Trails: Time to Give Back

Summer is most certainly coming to an end in Oregon, and while the days are getting shorter, we are still inundated with smoke from more wildfires than I can count. Oregon is burning, so I’m heading south for an upcoming hike. Stay tuned for more details soon. Blogging will happen, photos will be taken, but I plan to give myself the gift of unplugging from the internets (or 4G) during the hike…posts will come after a short delay.

Even though I haven’t been able to stretch my legs on any long hikes this year, I have been immersed in the land of trail work.

Part of my job as the Oregon Desert Trail Coordinator this year was to lead some trail work trips. It’s so satisfying to maintain trails, especially when they are as overgrown and neglected as some of the ones along the ODT.

But I thought the ODT is a route, not a trail…

Yes, you would be correct, but of the 750 miles (actually current count is 753.5 miles), 11% is along existing trail. These are trails our federal agency partners haven’t been able to work on in many years due to a myriad of reasons, including lack of funding and use. This leads to a vicious cycle of hikers not hiking the trails because they aren’t maintained, and trails aren’t maintained because hikers aren’t hiking them…

SO, we are harnessing the incredible hard working volunteer manpower to make a dent in some of that maintenance (last year over 500 ONDA volunteers contributed almost 10,000 hours to a variety of stewardship projects including riparian restoration and animal monitoring activities, WOW!). A lot of my work last year involved establishing relationships with the four different BLM Districts and two different National Forests that manage land along the Oregon Desert Trail in eastern Oregon, and this year I worked with those partners to develop four trips.

I’m incredibly proud of my volunteers and the work we did. It had been a full 10 years since I led trail crews around Colorado for the Southwest Conservation Corps, but the memories came flooding back as I swung the Pulaski and built berms along the drain dips with my crews. Trailwork!

A few numbers: 45 volunteers came out for 810 hours of work, and we:

• Built 2 miles of new trail in the Oregon Badlands Wilderness, and transformed a .4 mile cross-country section into trail on the ODT. (See photos here)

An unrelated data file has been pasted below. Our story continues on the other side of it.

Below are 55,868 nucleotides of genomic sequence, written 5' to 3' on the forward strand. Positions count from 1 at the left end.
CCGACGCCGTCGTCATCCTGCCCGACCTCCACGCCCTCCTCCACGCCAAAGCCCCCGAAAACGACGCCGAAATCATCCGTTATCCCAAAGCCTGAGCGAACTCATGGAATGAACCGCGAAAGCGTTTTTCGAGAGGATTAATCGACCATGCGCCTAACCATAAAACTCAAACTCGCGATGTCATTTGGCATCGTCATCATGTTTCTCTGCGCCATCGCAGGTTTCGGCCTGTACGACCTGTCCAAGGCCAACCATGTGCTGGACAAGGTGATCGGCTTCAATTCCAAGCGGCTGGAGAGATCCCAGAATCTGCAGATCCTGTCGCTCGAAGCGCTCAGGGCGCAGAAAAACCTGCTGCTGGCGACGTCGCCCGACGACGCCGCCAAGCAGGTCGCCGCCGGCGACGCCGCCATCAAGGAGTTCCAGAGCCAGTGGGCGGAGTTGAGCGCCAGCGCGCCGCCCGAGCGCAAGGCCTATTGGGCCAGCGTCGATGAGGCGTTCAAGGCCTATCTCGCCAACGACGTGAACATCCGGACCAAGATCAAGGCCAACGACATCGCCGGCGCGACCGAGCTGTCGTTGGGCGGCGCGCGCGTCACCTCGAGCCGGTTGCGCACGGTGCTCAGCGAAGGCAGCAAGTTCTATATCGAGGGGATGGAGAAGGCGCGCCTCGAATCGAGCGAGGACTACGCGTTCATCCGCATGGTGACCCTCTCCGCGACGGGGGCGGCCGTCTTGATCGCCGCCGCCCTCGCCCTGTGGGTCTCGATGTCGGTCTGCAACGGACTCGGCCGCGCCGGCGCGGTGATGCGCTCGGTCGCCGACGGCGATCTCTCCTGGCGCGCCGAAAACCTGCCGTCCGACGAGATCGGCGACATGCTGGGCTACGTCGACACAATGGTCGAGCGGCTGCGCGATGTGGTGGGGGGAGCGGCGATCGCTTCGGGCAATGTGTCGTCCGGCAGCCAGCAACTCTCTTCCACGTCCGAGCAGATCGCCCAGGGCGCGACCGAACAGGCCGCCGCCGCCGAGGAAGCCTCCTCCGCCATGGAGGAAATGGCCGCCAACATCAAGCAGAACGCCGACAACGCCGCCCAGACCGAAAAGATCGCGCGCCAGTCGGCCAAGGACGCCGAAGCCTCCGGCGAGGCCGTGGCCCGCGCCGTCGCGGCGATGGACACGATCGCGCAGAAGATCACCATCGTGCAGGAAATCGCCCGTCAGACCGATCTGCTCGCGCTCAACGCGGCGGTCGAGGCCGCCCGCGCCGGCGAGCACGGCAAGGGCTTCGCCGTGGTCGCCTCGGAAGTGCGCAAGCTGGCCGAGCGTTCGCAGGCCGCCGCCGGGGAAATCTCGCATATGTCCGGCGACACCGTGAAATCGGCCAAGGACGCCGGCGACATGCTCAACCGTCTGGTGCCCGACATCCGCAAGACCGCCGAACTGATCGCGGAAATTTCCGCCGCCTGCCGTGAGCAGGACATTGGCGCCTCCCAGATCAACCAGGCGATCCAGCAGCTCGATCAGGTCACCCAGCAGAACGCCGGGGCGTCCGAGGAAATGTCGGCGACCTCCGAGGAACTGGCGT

• Cleared 11 miles of downed trees from the Fremont National Recreation Trail and ODT corridor, and maintained 3 miles of trail. (See photos here)
• Cleared all the downed trees from the Big Indian Gorge Trail in the Steens Mountain Wilderness (by hand), and brushed over 2 miles of heavily overgrown trail. (See photos here)
• Built a .5 mile high water alternate to the Blitzen River Trail out of Page Springs Campground in the Steens Mountain Wilderness. (See photos here)

I will continue with the work in 2018…there is so much to do! Are you interested in joining me on one of the trips? Some are backpacking based, some are car-camping based. We were packed in by a BLM horse team on one trip, and might even provide some chain-saw training opportunities for another…lots to help with. The ONDA stewardship trips get announced in mid February each year, so I’ll keep you posted here on when those go live, I’d love to have you join me on a trip or two!



10 Ways Thru-hiking is like the Peace Corps

I first learned about long distance backpacking while living in my village of Zogore in Burkina Faso, West Africa as a Peace Corps Volunteer over a decade ago. When someone joins the Peace Corps and has to decide what to bring with them, books are high on the list. Surely there will be time to read the complete works of Shakespeare or War and Peace, right?

And it’s true, I read well over 200 books during the 2 years I was there, but the book that made the most impact was There are Mountains to Climb. Not for the prose, or riveting story line, but it was the first time I learned about a trail that crosses the country, and the people who set out to hike it in just a few months.

It was September, 1999, I had just arrived in the Burkina 3 months earlier, but I already knew what I was doing in 2 years when my service was over. Hiking the Appalachian Trail!